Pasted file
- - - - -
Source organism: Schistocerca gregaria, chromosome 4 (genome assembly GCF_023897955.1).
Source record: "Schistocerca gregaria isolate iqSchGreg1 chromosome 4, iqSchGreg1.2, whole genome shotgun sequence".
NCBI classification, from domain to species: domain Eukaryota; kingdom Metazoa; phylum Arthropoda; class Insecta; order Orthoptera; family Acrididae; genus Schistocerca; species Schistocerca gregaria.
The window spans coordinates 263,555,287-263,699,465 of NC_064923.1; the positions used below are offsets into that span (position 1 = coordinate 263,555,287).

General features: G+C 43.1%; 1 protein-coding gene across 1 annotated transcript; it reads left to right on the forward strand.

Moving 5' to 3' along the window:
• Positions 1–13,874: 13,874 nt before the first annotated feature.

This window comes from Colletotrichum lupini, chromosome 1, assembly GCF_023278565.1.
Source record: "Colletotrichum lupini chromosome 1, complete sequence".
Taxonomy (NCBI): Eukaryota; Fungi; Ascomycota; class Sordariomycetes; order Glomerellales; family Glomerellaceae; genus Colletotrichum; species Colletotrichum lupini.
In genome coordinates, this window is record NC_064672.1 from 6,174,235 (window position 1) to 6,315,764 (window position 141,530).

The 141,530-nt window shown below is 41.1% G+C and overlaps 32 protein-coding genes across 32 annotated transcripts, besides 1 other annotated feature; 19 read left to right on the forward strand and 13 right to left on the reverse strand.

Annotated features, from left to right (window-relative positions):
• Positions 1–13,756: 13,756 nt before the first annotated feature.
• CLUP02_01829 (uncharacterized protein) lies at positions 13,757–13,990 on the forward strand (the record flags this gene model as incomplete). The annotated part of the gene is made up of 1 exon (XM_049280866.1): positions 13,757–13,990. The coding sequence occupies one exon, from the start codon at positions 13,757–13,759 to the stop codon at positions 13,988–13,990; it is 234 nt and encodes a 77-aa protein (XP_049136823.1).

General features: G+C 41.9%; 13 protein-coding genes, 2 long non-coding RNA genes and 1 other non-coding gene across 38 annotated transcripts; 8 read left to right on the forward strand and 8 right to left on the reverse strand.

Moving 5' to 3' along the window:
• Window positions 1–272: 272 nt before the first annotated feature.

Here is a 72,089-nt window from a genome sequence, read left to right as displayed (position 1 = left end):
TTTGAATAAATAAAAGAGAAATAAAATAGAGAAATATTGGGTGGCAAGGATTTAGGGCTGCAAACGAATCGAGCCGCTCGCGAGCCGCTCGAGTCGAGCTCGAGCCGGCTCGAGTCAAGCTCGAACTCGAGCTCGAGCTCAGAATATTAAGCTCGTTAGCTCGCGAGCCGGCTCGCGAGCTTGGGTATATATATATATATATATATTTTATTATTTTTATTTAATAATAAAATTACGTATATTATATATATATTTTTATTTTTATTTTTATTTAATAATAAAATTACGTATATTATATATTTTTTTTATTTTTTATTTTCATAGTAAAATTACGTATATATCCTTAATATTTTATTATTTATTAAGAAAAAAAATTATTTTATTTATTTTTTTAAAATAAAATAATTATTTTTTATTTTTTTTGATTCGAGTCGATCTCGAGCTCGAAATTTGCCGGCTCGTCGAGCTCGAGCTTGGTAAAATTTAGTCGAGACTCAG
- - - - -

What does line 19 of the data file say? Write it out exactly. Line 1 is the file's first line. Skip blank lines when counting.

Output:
Here is a 72,089-nt window from a genome sequence, read left to right as displayed (position 1 = left end):